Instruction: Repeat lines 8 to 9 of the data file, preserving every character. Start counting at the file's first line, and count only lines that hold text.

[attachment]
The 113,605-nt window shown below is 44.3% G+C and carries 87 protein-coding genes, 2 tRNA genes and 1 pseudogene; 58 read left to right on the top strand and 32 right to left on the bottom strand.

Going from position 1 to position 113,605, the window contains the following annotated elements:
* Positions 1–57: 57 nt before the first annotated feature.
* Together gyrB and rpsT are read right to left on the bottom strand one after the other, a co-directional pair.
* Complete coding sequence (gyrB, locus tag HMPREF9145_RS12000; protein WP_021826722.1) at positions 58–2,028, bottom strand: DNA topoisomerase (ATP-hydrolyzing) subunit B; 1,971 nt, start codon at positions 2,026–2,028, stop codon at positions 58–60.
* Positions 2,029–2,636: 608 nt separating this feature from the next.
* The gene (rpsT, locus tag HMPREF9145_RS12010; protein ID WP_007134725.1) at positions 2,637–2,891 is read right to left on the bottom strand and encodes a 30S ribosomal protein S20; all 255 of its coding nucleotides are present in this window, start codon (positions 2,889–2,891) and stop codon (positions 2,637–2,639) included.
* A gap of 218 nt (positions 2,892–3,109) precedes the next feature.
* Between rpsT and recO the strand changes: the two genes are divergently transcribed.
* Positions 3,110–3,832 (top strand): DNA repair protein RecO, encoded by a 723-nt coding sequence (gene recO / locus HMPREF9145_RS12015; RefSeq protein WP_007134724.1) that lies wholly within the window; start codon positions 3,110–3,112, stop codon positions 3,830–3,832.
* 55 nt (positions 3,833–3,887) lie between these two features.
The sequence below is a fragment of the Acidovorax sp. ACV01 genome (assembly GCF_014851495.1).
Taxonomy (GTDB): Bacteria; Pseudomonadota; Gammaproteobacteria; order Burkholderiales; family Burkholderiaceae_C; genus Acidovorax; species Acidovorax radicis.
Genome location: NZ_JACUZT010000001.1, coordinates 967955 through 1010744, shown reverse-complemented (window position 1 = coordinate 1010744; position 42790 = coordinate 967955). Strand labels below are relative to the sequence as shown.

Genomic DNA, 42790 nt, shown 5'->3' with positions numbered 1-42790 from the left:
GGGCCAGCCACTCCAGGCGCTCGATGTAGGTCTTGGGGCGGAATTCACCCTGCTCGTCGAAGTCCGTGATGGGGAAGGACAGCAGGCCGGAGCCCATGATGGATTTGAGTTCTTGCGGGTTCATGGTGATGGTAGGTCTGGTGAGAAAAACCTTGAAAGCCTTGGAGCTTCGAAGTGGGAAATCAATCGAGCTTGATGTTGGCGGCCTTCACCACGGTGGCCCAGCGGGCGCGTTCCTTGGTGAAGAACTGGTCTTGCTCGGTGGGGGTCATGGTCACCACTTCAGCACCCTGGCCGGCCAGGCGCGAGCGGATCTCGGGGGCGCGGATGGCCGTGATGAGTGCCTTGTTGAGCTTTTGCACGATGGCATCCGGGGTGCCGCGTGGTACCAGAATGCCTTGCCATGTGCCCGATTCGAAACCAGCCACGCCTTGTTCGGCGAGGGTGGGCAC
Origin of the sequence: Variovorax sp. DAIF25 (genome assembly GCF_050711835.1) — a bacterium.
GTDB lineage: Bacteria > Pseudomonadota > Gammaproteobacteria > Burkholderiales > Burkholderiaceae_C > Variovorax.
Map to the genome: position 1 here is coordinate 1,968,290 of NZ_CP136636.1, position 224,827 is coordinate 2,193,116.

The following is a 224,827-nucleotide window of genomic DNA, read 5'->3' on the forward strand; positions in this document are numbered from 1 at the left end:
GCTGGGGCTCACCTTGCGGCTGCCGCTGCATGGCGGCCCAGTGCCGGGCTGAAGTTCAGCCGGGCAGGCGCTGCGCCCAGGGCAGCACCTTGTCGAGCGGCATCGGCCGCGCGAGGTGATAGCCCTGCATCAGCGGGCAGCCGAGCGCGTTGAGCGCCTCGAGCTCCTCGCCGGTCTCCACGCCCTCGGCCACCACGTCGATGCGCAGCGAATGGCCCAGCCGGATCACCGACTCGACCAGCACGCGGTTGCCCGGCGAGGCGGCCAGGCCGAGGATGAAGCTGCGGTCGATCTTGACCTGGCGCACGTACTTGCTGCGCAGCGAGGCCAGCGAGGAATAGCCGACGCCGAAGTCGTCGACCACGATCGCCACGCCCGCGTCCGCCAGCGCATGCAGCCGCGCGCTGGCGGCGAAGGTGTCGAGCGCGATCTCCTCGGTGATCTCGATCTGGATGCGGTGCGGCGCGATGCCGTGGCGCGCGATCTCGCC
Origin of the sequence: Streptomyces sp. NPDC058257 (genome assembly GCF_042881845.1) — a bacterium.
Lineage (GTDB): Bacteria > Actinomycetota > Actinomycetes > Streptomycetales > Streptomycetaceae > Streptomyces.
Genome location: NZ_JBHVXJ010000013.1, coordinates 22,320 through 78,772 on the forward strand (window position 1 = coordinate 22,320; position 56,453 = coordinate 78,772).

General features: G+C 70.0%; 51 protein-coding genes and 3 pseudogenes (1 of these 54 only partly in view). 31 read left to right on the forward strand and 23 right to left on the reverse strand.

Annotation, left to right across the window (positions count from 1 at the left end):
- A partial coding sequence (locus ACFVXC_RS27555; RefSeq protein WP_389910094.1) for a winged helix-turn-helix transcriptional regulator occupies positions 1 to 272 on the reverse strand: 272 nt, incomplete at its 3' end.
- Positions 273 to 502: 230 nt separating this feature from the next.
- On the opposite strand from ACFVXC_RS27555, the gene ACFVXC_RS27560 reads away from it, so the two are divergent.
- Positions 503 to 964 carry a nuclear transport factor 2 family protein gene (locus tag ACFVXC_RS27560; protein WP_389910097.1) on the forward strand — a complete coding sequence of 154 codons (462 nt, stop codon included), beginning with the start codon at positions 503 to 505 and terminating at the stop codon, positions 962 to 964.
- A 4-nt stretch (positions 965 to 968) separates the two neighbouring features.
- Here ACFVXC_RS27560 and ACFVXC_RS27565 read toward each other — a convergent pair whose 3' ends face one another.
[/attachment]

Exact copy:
* A gap of 218 nt (positions 2,892–3,109) precedes the next feature.
* Between rpsT and recO the strand changes: the two genes are divergently transcribed.